Posted on 11/10/06 by Felix Geisendörfer
One of the things I don't see getting to much coverage is how to create good templates when working with CakePHP. Since those are written in plain PHP, this does not apply to CakePHP only. So I'm sure many people have already developed their own style that they are comfortable with and I don't ask for them to change it. However, maybe some people new to the framework / language can benifit by taking a look at the one I'm using.
The first thing I recommend is using the fully qualified syntax (<?php ?>) for php tags instead of the short one (<? ?>). Why? Well that's what the CakePHP coding standards recommend you to use, and it makes those statments stand out a little more in your html code. But the main reason still is that the short tags syntax can be turned off via php.ini, so using them makes your app less portable and could cause raw code output incidents.
While you are used to use to wrap conditional commands in curly braces in your normal PHP code, they are not quite as practical in templates. Instead you should make use of this syntax which makes your code easier to read & write:
<?php else: ?>
<p>The name of the User you are looking for is: <?php echo $user['User']['name']; ?></p>
The advantage of this is that you don't have to use curly braces to wrap your command blocks, but instead simply use if, else and endif to do so.
When working with CakePHP the foreach loop is your best friend. A lot of things are done via associative arrays and even plain numerical arrays are quite comfortable to process this way. The syntax I recommend is the same one as for if statements:
<?php echo $event['Event']['html'] ?>
The linebreak issue
Now when using loops (or several inline statements) and manually viewing your html output, you'll often notice that line breaks are apparantly swallowed, and everything is on one line. Well this is not CakePHP's fault, but rather the default PHP behavior. Whenever an inline statement ends with ?> followed by a line break, this line break will not appear in the output. But don't you worry, there is a simple fix for this: Simply add a space in between ?> and the line break and voila, the output turns out as expected.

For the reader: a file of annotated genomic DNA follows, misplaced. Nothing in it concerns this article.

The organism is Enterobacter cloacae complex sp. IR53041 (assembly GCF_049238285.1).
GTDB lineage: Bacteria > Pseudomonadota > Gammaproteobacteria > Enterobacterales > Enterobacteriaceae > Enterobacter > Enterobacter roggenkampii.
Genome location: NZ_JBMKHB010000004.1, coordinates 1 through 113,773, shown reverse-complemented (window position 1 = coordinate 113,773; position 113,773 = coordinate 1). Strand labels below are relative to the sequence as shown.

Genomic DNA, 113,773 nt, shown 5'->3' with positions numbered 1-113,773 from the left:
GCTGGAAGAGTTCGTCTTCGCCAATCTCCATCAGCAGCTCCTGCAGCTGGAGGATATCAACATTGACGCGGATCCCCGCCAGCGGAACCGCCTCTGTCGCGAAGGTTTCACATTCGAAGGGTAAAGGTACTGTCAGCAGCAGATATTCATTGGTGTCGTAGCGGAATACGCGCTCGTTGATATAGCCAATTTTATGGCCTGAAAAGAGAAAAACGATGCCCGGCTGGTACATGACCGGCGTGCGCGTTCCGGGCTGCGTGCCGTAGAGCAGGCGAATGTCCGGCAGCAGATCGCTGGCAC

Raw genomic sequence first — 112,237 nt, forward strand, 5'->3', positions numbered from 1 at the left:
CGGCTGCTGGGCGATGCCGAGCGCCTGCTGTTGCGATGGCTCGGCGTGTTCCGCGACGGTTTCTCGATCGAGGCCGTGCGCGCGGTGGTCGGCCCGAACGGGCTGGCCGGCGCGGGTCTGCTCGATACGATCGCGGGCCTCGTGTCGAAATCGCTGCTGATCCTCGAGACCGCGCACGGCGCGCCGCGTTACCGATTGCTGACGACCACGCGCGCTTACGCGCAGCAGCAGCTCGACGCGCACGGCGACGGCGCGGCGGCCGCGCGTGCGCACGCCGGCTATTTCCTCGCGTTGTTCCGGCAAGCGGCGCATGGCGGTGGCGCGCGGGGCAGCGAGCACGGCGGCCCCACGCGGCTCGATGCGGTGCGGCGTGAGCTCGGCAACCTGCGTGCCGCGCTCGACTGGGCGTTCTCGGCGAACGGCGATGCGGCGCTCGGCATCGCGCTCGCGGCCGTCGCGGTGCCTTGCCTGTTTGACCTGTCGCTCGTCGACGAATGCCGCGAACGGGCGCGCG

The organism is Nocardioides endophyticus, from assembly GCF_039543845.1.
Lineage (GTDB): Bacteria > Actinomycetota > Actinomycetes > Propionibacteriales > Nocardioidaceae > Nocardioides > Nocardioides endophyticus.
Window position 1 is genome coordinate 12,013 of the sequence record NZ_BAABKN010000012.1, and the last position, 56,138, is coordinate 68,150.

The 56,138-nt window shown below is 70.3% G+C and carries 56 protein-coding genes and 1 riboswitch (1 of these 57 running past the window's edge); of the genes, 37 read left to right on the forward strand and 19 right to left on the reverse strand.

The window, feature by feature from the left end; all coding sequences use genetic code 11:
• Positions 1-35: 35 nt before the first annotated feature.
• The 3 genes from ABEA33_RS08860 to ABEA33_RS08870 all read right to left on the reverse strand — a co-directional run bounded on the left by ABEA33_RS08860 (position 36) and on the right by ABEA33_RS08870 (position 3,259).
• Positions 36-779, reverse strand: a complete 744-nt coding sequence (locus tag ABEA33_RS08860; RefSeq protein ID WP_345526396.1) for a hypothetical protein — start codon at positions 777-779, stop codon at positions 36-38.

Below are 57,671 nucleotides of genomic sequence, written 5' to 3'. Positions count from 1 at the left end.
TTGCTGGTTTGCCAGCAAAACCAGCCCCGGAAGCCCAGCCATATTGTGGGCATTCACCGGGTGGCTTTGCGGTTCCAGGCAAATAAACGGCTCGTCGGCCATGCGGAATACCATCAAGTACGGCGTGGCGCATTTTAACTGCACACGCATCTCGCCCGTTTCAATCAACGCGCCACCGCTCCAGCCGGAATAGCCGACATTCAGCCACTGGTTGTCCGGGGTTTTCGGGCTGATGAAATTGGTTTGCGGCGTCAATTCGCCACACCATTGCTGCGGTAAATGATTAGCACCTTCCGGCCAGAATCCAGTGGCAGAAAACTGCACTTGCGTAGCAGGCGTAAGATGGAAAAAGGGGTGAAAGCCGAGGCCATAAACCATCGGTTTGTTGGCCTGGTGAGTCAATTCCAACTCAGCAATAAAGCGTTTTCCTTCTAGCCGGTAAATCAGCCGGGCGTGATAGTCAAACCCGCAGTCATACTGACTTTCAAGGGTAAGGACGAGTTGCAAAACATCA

Avoid multi-line statements
One thing I found usefull when writing templates was to adobt an "avoid multi-line commands" policy. This means that you should do one command per inline statement, and not several ones at once. On occassions I break this rule, but most of the time it serves as a very good indicator for showing you that you using Controller logic in your views, or you should start writing a Helper for something. The worst thing you can do, is define functions inside your View. Not only should those be moved to helpers, but when this view get's rendered twice in one request you'll get a nasty php error, telling you you can't define the function twice ...
Creating Zebra striped table rows
This is a little specific, but I've seen some really horrible approaches for assigning varying css classes to every row in the past, so this is how I would recommend you to do it:
<td><?php echo $event['Event']['title']; ?></td>
... More columns go here ...
Since only every 2nd number in a consecetuive series of integer values can be divided by 2 without leaving a remainder (even numbers), this can be used to constantly switch the css class between 'row-a' and 'row-b'.
Alright, I hope this little tutorial will help some new folks, and maybe some others as well.
--Felix Geisendörfer aka the_undefined